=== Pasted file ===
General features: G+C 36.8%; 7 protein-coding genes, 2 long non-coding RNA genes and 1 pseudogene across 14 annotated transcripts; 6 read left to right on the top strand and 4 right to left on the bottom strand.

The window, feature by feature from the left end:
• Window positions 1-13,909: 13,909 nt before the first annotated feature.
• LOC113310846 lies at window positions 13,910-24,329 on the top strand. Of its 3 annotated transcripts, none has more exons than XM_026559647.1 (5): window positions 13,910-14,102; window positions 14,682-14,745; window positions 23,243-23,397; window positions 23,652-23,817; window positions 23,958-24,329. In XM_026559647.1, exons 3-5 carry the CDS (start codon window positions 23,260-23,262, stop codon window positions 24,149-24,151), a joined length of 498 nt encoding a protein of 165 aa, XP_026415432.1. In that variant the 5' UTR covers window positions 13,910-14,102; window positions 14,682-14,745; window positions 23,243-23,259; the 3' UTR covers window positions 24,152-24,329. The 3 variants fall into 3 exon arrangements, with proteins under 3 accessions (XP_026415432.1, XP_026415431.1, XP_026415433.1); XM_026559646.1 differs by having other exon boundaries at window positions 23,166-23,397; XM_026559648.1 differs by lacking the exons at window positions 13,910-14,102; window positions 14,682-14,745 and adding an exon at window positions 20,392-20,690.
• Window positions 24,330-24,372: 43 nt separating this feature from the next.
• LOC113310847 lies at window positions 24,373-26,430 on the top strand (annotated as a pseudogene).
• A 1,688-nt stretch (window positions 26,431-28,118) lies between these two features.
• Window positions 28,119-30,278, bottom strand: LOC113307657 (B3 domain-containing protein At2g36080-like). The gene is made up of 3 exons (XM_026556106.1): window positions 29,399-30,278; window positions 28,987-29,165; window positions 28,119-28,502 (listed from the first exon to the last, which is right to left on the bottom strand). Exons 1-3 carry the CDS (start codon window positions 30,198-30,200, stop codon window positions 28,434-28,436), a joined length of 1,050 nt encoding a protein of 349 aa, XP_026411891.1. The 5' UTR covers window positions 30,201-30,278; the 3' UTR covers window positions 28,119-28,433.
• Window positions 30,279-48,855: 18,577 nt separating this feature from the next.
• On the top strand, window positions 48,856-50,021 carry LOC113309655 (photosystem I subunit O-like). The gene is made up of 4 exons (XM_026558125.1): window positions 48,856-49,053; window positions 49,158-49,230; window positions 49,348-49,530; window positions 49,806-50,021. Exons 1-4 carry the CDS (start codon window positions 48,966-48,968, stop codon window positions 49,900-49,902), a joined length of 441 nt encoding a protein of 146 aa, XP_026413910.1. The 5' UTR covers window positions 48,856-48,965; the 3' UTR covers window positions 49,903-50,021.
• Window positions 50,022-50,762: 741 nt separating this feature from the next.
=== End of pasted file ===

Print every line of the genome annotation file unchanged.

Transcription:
General features: G+C 36.8%; 7 protein-coding genes, 2 long non-coding RNA genes and 1 pseudogene across 14 annotated transcripts; 6 read left to right on the top strand and 4 right to left on the bottom strand.

The window, feature by feature from the left end:
• Window positions 1-13,909: 13,909 nt before the first annotated feature.
• LOC113310846 lies at window positions 13,910-24,329 on the top strand. Of its 3 annotated transcripts, none has more exons than XM_026559647.1 (5): window positions 13,910-14,102; window positions 14,682-14,745; window positions 23,243-23,397; window positions 23,652-23,817; window positions 23,958-24,329. In XM_026559647.1, exons 3-5 carry the CDS (start codon window positions 23,260-23,262, stop codon window positions 24,149-24,151), a joined length of 498 nt encoding a protein of 165 aa, XP_026415432.1. In that variant the 5' UTR covers window positions 13,910-14,102; window positions 14,682-14,745; window positions 23,243-23,259; the 3' UTR covers window positions 24,152-24,329. The 3 variants fall into 3 exon arrangements, with proteins under 3 accessions (XP_026415432.1, XP_026415431.1, XP_026415433.1); XM_026559646.1 differs by having other exon boundaries at window positions 23,166-23,397; XM_026559648.1 differs by lacking the exons at window positions 13,910-14,102; window positions 14,682-14,745 and adding an exon at window positions 20,392-20,690.
• Window positions 24,330-24,372: 43 nt separating this feature from the next.
• LOC113310847 lies at window positions 24,373-26,430 on the top strand (annotated as a pseudogene).
• A 1,688-nt stretch (window positions 26,431-28,118) lies between these two features.
• Window positions 28,119-30,278, bottom strand: LOC113307657 (B3 domain-containing protein At2g36080-like). The gene is made up of 3 exons (XM_026556106.1): window positions 29,399-30,278; window positions 28,987-29,165; window positions 28,119-28,502 (listed from the first exon to the last, which is right to left on the bottom strand). Exons 1-3 carry the CDS (start codon window positions 30,198-30,200, stop codon window positions 28,434-28,436), a joined length of 1,050 nt encoding a protein of 349 aa, XP_026411891.1. The 5' UTR covers window positions 30,201-30,278; the 3' UTR covers window positions 28,119-28,433.
• Window positions 30,279-48,855: 18,577 nt separating this feature from the next.
• On the top strand, window positions 48,856-50,021 carry LOC113309655 (photosystem I subunit O-like). The gene is made up of 4 exons (XM_026558125.1): window positions 48,856-49,053; window positions 49,158-49,230; window positions 49,348-49,530; window positions 49,806-50,021. Exons 1-4 carry the CDS (start codon window positions 48,966-48,968, stop codon window positions 49,900-49,902), a joined length of 441 nt encoding a protein of 146 aa, XP_026413910.1. The 5' UTR covers window positions 48,856-48,965; the 3' UTR covers window positions 49,903-50,021.
• Window positions 50,022-50,762: 741 nt separating this feature from the next.